This first exercise of the lab will guide you through the process of creating a Service Catalog Item based on an Ansible Playbook.
The following lab will use UI customization to illustrate how easy it is to add additional functionality to CloudForms. The example will use an Ansible Playbook which will be executed on a Virtual Machine. Ansible uses SSH to access the remote machine and therefore the VM has to be powered on. The following steps will power on a Virtual Machine which we later use as the target for the Ansible Playbook.
Navigate to Compute -> Infrastructure -> Virtual Machines
Tiles represent the Virtual Machines. Note that the VM “cfme001” is powered off.
Click on the tile icon “cfme001” to see the VM details.
Click Power -> Power On to power on the Virtual Machine
CloudForms will perform this action in the background and it will take a few minutes to complete. Click on the reload icon in the menu bar to reload the screen.
Verify the “Power State” of the Virtual Machine has changed to “on” before you proceed with the next steps of the lab.
The VM should also report an IP address in the 192.168.1.0/24 network.
Now our test VM is up and running and we can proceed with the next steps.
Before we continue, we want to make sure the embedded Ansible role is enabled and running.
Click on your user name on the top right and click on Configuration
Make sure the “Embedded Ansible” and the “Git Repositories Owner” Roles are enabled
Click on Diagnostics in the accordion on the left and click on the Workers tab
Make sure you can see a line indicating the “Embedded Ansible Worker” is in state “started”
The git role is not represented by a specific worker process.
We’ve noticed that sometimes the role does not start automatically. You can trigger a restart by clicking on Diagnostics -> Server and then Configuration -> Restart Server. This will trigger a restart of all services and can take a few minutes to complete. Only do this, if your Embedded Ansible role was not in state “started”.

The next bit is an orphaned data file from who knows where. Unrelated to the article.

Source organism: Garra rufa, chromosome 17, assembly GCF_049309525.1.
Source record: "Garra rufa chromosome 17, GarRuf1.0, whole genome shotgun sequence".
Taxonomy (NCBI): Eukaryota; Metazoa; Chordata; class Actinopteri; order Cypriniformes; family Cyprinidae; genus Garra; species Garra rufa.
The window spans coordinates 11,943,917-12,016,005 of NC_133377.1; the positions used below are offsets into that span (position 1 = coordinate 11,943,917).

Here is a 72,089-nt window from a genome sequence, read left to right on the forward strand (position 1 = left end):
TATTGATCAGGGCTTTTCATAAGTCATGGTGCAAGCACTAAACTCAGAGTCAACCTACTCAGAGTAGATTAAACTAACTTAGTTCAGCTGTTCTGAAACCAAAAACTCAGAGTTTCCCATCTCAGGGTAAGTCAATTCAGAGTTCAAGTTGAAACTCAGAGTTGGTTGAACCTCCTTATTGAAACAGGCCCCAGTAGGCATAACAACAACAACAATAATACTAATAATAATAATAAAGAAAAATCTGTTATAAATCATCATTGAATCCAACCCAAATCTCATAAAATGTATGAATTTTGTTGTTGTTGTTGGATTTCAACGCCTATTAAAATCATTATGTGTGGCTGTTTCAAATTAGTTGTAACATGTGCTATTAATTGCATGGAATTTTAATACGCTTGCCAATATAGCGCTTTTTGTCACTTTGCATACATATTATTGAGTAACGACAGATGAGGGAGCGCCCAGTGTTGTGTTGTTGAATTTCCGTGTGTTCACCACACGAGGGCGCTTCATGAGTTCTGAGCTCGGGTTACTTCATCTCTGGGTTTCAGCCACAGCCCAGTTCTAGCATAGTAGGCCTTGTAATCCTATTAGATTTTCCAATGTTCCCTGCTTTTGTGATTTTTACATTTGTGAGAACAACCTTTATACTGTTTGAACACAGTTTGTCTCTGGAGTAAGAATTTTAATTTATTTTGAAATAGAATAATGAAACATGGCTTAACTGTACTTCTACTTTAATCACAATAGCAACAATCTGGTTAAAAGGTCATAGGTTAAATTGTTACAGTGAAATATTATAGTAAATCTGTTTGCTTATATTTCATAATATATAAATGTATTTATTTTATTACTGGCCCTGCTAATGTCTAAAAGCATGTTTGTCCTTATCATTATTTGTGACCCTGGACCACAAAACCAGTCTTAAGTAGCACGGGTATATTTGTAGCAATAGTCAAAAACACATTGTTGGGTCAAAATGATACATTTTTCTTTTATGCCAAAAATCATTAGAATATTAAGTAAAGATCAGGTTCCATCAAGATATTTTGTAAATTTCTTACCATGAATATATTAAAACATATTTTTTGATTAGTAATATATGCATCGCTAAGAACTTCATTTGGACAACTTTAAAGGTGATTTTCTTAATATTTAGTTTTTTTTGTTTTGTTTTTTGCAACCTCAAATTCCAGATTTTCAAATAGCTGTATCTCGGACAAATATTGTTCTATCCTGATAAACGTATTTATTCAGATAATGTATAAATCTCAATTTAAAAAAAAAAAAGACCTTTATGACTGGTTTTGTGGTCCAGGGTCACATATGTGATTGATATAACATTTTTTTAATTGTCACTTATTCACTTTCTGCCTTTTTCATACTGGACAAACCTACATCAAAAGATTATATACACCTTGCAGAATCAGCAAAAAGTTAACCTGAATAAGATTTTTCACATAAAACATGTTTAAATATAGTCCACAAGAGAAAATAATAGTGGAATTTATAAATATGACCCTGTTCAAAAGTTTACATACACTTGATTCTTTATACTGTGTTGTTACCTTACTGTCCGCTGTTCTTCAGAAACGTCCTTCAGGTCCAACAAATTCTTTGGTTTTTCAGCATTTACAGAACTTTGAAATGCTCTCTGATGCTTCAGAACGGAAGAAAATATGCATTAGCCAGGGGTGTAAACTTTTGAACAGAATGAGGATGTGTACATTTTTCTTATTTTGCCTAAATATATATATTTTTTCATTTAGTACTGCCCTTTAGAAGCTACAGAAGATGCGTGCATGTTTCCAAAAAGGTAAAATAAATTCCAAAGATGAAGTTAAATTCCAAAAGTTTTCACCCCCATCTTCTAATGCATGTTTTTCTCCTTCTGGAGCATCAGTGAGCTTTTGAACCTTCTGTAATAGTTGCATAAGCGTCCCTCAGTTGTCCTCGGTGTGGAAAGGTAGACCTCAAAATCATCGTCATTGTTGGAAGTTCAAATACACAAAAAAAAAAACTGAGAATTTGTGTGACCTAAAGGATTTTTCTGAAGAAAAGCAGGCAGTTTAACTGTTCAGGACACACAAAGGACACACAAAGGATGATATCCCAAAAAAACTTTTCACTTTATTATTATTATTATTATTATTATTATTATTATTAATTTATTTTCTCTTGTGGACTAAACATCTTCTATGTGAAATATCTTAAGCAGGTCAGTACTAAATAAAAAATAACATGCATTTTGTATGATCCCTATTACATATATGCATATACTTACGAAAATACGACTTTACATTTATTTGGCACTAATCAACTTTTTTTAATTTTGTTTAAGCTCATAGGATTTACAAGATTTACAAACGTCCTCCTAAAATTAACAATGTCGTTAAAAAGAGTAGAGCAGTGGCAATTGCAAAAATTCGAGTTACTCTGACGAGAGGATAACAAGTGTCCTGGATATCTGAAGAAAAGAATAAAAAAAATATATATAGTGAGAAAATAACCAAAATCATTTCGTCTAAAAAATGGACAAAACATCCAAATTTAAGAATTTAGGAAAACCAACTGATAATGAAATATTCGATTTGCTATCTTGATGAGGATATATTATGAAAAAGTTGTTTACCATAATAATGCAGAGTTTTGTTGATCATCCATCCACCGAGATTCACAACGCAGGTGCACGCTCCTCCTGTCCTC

To be able to run Ansible Playbooks, they have to become available in CloudForms. Custom git repositories can be used as well as GitHub, GitLab or others. Other Source Control Management Systems like Subversion or Mercurial are planned for later versions.
Navigate to Automation -> Ansible -> Repositories.
Click on Configuration -> Add New Repository
If the menu item “Add New Repository” is disabled, the Embedded Ansible Role is not active.
Fill in the form.
An internal name for the git repository.
Description: Example Playbooks
A description for the git repository.
How to access the git repository.
SCM Update Options: check “Update on Launch”
Update on Launch causes CloudForms to check for new Playbooks or updated Playbooks before a Playbook is launched.
Click on Add to save the settings
It takes a few seconds for the action to complete. A pop up notification will inform you after the task was completed.
You can click on your username in the top right corner and then on Tasks to see all currently running tasks. Switch to All Tasks to see the progress of your Repository import.
Verify the task completed successfully
Navigate back to Automation -> Ansible -> Repositories.
Click on the Reload icon to refresh the screen. After the initial import completed, you will see the list of available repositories.
Click on the repository to see the details.
Click on Playbooks to see the list of automatically imported playbooks.
This confirms that all playbooks have been imported successfully.
Ansible is using SSH by default to perform actions on the target machine. To be able to login, it has to know the login credentials.
Navigate to Automation -> Ansible -> Credentials
Click on Configuration -> Add a new Credential
Use the following settings:
Name: Virtual Machine credentials
A user descriptive name for the Credentials you want to store.
Credential type: Machine
CloudForms supports several credential types to connect to other systems. For this lab we chose “Machine”.
The username used to login to the target system.
The password used to login to the target system.
Passwords are stored encrypted in the CloudForms database.
Click Add to save the credentials
Once more this is an action which is preformed in the background and it can take a few seconds until you can see the new credentials in the Web UI.